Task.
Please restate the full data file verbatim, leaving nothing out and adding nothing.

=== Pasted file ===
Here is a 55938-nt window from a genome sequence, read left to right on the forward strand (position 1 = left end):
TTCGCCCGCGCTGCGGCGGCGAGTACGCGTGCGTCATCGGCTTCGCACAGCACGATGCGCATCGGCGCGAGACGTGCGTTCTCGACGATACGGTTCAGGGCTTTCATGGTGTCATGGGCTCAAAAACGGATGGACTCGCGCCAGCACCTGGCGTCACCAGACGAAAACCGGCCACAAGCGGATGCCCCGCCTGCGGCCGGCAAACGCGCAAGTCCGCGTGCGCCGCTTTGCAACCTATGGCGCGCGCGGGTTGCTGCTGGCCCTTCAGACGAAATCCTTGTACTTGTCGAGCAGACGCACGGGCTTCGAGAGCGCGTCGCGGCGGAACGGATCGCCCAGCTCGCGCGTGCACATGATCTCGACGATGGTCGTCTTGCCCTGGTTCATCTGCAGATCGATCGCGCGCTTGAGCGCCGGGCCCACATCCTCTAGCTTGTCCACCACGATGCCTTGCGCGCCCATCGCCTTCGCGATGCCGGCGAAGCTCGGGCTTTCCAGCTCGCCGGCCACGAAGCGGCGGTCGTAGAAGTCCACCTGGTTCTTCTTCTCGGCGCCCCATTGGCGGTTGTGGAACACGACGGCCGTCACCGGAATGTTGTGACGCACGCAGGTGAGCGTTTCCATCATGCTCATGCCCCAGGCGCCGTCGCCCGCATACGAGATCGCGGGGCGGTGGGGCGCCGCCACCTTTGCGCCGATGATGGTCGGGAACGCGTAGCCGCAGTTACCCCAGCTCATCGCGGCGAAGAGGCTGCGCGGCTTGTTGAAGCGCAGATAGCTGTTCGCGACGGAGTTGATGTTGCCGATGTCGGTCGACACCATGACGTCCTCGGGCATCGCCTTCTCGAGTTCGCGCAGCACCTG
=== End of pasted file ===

Here is a 55938-nt window from a genome sequence, read left to right on the forward strand (position 1 = left end):
TTCGCCCGCGCTGCGGCGGCGAGTACGCGTGCGTCATCGGCTTCGCACAGCACGATGCGCATCGGCGCGAGACGTGCGTTCTCGACGATACGGTTCAGGGCTTTCATGGTGTCATGGGCTCAAAAACGGATGGACTCGCGCCAGCACCTGGCGTCACCAGACGAAAACCGGCCACAAGCGGATGCCCCGCCTGCGGCCGGCAAACGCGCAAGTCCGCGTGCGCCGCTTTGCAACCTATGGCGCGCGCGGGTTGCTGCTGGCCCTTCAGACGAAATCCTTGTACTTGTCGAGCAGACGCACGGGCTTCGAGAGCGCGTCGCGGCGGAACGGATCGCCCAGCTCGCGCGTGCACATGATCTCGACGATGGTCGTCTTGCCCTGGTTCATCTGCAGATCGATCGCGCGCTTGAGCGCCGGGCCCACATCCTCTAGCTTGTCCACCACGATGCCTTGCGCGCCCATCGCCTTCGCGATGCCGGCGAAGCTCGGGCTTTCCAGCTCGCCGGCCACGAAGCGGCGGTCGTAGAAGTCCACCTGGTTCTTCTTCTCGGCGCCCCATTGGCGGTTGTGGAACACGACGGCCGTCACCGGAATGTTGTGACGCACGCAGGTGAGCGTTTCCATCATGCTCATGCCCCAGGCGCCGTCGCCCGCATACGAGATCGCGGGGCGGTGGGGCGCCGCCACCTTTGCGCCGATGATGGTCGGGAACGCGTAGCCGCAGTTACCCCAGCTCATCGCGGCGAAGAGGCTGCGCGGCTTGTTGAAGCGCAGATAGCTGTTCGCGACGGAGTTGATGTTGCCGATGTCGGTCGACACCATGACGTCCTCGGGCATCGCCTTCTCGAGTTCGCGCAGCACCTG